Blumenauer, Joyce, Warren and Gardner Introduce Bicameral, Bipartisan Legislation to Protect State Marijuana Policies

April 4, 2019
Press Release
U.S. Representatives Earl Blumenauer (D-OR) and Dave Joyce (R-OH), co-chairs of the Congressional Cannabis Caucus, along with U.S. Senators Elizabeth Warren (D-MA) and Cory Gardner (R-CO), today introduced the bicameral, bipartisan Strengthening the Tenth Amendment Through Entrusting States (STATES) Act to allow states to determine their own marijuana policies within their borders. The bill also extends these protections to Washington D.C., U.S. territories, and federally recognized tribes, and contains common-sense guards to ensure states, territories and tribes regulate it safely. 
 
“Forty-seven states have legalized some form of cannabis and the majority of Americans support its legalization” said Representative Blumenauer. “Our outdated laws have ruined lives, devastated communities, and wasted resources for critical medical treatment and research. The STATES Act is the next logical step in a comprehensive blueprint for more rational federal cannabis policy. It’s time for Congress to catch up with the rest of America and fix a badly broken system.” 
 
“The current federal policy interferes with the ability of states to implement their own cannabis laws, and the resulting system has stifled important medical research, hurt legitimate businesses and diverted critical law enforcement resources needed elsewhere,” said Representative Joyce. “It’s past time for Congress to clarify cannabis policy on the federal level and ensure states are free to make their own decisions in the best interest of their constituents. The STATES Act does just that by respecting the will of the states that have legalized cannabis in some form and allowing them to implement their own policies without fear of repercussion from the federal government.”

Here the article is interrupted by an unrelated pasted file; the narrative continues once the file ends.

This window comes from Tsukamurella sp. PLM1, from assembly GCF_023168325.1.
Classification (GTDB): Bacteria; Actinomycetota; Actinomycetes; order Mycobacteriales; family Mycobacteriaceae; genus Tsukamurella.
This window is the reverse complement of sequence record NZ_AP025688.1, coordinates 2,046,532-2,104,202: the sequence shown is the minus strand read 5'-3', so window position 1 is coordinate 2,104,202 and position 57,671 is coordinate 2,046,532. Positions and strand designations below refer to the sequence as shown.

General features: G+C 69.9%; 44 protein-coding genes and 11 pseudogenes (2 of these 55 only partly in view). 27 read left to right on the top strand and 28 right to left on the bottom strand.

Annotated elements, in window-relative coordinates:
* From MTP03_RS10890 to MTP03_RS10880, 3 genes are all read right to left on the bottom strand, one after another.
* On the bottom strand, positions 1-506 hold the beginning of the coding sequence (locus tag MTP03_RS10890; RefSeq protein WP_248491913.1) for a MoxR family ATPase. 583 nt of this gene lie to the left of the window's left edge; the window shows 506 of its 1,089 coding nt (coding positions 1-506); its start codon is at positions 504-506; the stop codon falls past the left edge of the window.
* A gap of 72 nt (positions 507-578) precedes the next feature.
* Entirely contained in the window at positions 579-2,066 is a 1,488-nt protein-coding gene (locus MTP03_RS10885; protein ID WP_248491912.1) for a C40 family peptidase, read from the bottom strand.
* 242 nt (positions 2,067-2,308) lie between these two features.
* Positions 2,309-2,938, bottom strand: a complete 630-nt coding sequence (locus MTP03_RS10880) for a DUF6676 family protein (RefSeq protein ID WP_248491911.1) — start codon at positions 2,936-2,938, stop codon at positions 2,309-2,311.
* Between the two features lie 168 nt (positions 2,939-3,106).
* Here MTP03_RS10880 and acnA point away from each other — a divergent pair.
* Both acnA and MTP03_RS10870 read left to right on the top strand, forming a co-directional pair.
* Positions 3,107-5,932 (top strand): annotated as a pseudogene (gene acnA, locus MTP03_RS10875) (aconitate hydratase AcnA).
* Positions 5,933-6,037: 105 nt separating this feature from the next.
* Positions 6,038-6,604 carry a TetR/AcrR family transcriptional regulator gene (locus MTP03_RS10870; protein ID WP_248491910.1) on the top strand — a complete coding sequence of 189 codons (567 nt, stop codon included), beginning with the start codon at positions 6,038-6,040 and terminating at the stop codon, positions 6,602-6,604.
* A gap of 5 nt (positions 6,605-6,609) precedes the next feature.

Currently, all but three states have legalized the use of cannabis or cannabis-based products, and following the 2018 Farm Bill, hemp is no longer a Schedule I controlled substance. Washington D.C., Puerto Rico, Guam, Northern Mariana Islands, the U.S. Virgin Islands, and a number of tribes have similar laws. 
 

You can find the full text of the bill here.

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